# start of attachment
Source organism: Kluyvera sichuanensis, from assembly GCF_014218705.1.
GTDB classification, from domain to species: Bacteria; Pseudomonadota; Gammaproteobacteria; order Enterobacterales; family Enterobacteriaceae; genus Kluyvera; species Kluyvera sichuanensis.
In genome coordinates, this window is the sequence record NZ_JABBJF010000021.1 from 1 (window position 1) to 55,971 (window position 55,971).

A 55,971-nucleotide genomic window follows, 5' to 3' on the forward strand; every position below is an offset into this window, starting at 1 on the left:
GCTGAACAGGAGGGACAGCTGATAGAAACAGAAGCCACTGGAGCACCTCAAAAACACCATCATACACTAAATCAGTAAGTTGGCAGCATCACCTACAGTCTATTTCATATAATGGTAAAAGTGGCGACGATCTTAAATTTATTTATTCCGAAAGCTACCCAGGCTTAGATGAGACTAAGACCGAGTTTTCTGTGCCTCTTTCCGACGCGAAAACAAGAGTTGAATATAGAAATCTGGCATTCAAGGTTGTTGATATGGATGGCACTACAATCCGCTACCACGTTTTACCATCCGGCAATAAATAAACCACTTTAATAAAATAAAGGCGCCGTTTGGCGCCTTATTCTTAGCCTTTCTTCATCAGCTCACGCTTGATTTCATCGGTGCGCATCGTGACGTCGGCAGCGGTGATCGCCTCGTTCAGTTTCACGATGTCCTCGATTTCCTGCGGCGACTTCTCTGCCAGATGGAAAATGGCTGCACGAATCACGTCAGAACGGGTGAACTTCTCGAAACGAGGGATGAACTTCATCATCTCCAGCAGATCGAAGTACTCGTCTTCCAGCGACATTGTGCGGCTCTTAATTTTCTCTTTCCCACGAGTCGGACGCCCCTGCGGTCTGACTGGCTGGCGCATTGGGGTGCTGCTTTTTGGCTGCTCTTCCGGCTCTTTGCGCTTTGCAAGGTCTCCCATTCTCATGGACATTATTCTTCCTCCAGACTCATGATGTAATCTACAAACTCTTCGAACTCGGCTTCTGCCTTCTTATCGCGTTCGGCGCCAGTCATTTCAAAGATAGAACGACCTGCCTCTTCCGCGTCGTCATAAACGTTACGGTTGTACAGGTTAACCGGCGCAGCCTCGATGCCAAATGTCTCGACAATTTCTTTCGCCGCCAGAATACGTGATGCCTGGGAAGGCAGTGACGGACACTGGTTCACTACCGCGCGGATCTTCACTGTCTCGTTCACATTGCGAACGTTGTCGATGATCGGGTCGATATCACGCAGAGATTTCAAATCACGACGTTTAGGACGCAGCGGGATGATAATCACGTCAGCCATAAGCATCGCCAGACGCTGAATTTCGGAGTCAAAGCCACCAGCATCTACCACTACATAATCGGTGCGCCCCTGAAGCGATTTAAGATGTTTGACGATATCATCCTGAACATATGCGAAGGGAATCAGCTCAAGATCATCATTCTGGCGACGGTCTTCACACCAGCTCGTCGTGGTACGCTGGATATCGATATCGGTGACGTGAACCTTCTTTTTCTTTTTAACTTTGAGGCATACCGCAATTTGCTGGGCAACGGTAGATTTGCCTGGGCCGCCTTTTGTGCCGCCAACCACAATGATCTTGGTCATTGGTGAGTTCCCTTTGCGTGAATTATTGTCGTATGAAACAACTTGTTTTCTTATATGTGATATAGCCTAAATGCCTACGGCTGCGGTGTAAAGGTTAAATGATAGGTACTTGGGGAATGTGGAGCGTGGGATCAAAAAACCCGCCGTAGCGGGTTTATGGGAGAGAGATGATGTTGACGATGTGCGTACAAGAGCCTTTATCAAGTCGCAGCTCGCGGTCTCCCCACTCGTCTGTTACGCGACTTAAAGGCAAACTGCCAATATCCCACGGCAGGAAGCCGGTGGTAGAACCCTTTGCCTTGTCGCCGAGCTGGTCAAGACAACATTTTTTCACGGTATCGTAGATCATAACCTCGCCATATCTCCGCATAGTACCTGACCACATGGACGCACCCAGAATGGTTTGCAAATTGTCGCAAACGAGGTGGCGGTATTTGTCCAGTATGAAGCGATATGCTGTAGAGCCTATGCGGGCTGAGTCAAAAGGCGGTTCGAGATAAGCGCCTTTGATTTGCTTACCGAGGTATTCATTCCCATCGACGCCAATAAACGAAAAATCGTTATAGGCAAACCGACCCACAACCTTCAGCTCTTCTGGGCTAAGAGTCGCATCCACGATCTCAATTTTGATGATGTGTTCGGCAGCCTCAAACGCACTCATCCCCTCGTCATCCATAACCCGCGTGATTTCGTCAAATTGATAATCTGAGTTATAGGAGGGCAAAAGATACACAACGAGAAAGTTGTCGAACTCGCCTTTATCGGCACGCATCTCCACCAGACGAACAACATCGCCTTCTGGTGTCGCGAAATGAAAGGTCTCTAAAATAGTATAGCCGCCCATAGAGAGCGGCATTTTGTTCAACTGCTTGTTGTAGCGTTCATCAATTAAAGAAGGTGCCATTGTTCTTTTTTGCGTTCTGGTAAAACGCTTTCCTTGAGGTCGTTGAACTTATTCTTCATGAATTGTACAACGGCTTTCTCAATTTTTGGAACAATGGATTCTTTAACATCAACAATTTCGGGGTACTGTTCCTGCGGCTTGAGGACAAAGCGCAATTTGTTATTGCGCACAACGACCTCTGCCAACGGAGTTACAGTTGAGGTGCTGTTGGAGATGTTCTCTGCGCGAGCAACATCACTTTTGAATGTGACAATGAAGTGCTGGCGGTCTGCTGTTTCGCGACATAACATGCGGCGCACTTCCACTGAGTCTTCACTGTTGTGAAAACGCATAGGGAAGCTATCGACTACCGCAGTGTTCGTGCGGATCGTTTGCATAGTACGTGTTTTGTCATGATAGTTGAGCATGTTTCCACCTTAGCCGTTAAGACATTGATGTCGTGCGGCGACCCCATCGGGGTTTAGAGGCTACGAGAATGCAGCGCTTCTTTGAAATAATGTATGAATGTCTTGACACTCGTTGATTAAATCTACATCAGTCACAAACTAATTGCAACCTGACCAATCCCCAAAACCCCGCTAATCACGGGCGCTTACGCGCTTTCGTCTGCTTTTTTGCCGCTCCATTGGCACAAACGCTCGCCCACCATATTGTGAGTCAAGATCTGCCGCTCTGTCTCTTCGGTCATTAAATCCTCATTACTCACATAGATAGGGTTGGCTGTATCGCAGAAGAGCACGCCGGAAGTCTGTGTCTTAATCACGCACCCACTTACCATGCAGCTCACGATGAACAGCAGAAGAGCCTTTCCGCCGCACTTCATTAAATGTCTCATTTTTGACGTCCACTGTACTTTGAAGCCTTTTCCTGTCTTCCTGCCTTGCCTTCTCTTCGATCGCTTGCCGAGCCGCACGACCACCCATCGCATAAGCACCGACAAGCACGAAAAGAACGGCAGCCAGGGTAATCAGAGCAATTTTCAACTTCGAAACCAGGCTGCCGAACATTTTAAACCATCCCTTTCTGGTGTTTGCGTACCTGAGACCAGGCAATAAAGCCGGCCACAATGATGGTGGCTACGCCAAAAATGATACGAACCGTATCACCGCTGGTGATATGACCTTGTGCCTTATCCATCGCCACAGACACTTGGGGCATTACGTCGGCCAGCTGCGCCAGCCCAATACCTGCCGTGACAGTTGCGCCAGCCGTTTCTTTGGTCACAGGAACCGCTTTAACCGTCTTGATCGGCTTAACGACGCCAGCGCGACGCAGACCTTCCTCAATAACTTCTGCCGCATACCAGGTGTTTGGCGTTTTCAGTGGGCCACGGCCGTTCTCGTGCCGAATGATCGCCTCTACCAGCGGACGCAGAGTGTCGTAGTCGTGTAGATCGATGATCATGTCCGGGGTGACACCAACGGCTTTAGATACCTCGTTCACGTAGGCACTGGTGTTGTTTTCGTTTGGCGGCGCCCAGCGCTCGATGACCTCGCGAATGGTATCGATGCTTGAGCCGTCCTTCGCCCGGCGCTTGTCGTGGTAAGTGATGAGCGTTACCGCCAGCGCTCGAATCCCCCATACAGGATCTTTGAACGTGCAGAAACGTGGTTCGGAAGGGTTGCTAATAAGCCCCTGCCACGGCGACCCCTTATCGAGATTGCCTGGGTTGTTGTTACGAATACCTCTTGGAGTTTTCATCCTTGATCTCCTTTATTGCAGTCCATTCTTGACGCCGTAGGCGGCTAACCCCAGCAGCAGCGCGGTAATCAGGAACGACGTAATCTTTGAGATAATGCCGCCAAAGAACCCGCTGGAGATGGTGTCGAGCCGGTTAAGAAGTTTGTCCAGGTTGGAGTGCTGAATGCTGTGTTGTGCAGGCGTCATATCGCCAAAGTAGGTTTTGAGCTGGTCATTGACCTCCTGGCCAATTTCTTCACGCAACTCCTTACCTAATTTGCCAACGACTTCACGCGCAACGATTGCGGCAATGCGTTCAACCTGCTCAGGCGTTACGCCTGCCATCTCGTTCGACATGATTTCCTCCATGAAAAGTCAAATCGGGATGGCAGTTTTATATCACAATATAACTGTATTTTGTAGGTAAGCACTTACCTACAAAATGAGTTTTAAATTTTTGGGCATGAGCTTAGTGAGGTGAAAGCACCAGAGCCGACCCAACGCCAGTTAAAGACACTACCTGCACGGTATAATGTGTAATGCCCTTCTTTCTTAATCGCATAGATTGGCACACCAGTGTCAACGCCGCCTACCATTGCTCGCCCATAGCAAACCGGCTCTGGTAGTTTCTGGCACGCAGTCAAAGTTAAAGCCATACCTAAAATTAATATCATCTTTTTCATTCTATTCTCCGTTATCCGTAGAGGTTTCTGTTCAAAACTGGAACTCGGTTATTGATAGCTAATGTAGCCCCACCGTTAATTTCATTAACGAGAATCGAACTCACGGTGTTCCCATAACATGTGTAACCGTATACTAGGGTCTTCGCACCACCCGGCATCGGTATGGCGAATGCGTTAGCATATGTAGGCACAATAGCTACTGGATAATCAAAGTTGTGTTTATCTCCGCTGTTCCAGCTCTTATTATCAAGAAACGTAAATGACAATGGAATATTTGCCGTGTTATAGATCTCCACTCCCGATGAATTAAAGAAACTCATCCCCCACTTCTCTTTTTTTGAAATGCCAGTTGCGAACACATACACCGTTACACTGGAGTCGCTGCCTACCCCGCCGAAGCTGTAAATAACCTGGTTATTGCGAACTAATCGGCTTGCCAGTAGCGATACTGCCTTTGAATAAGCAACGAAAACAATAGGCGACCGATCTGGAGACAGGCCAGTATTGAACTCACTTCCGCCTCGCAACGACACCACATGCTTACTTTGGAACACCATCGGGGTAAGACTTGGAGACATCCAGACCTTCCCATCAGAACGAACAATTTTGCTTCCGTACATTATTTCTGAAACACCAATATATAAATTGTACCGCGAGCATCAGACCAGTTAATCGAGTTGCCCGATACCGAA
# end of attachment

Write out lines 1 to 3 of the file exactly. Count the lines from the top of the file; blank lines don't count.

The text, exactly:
Source organism: Kluyvera sichuanensis, from assembly GCF_014218705.1.
GTDB classification, from domain to species: Bacteria; Pseudomonadota; Gammaproteobacteria; order Enterobacterales; family Enterobacteriaceae; genus Kluyvera; species Kluyvera sichuanensis.
In genome coordinates, this window is the sequence record NZ_JABBJF010000021.1 from 1 (window position 1) to 55,971 (window position 55,971).